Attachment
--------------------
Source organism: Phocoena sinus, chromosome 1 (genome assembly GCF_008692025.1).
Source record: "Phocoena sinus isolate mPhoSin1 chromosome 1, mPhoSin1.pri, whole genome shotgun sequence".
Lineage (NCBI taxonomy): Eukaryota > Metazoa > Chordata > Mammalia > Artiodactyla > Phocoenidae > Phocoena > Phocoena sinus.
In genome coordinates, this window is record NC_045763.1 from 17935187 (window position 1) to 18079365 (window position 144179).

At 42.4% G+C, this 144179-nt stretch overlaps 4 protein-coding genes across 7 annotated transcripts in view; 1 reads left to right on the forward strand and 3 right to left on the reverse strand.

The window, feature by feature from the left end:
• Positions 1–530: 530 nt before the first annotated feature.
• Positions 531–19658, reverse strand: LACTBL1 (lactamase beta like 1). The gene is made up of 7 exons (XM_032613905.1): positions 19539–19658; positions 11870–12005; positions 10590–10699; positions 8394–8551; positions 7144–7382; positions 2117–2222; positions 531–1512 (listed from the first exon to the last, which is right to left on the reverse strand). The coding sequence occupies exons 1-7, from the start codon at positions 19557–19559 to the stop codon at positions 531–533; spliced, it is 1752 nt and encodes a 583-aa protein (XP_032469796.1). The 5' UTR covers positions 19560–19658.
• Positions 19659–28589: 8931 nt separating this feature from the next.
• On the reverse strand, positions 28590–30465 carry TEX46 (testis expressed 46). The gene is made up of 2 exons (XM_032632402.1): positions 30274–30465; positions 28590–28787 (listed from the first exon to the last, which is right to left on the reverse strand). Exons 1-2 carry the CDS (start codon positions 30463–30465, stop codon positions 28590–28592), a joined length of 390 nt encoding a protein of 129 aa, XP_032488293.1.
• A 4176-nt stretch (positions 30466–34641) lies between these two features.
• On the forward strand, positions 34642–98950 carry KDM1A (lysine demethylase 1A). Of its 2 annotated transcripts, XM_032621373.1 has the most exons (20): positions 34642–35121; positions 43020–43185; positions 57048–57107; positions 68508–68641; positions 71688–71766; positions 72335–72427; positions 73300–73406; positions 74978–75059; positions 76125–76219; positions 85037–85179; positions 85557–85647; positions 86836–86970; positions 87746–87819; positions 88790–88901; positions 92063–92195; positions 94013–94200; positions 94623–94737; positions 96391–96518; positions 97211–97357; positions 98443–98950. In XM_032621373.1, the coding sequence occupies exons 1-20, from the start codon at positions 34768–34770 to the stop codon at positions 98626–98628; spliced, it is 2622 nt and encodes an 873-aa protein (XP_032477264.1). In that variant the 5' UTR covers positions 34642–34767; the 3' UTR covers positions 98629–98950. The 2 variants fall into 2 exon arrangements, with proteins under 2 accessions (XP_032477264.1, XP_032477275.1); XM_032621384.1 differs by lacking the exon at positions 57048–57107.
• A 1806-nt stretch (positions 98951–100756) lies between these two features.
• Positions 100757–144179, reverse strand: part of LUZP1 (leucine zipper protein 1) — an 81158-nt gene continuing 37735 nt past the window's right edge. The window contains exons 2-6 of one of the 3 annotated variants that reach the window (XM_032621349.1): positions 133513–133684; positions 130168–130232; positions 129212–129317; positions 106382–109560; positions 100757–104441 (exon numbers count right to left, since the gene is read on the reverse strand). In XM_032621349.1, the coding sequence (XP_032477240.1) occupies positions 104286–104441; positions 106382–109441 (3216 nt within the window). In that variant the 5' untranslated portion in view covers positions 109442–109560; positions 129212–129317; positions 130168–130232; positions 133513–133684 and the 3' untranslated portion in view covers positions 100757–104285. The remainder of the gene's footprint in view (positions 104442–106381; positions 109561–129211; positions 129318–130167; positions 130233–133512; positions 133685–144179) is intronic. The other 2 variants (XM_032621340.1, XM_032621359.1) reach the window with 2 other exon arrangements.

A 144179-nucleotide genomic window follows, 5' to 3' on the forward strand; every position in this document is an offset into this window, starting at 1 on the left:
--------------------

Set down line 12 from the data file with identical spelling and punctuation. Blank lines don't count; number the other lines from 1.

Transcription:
• On the forward strand, positions 34642–98950 carry KDM1A (lysine demethylase 1A). Of its 2 annotated transcripts, XM_032621373.1 has the most exons (20): positions 34642–35121; positions 43020–43185; positions 57048–57107; positions 68508–68641; positions 71688–71766; positions 72335–72427; positions 73300–73406; positions 74978–75059; positions 76125–76219; positions 85037–85179; positions 85557–85647; positions 86836–86970; positions 87746–87819; positions 88790–88901; positions 92063–92195; positions 94013–94200; positions 94623–94737; positions 96391–96518; positions 97211–97357; positions 98443–98950. In XM_032621373.1, the coding sequence occupies exons 1-20, from the start codon at positions 34768–34770 to the stop codon at positions 98626–98628; spliced, it is 2622 nt and encodes an 873-aa protein (XP_032477264.1). In that variant the 5' UTR covers positions 34642–34767; the 3' UTR covers positions 98629–98950. The 2 variants fall into 2 exon arrangements, with proteins under 2 accessions (XP_032477264.1, XP_032477275.1); XM_032621384.1 differs by lacking the exon at positions 57048–57107.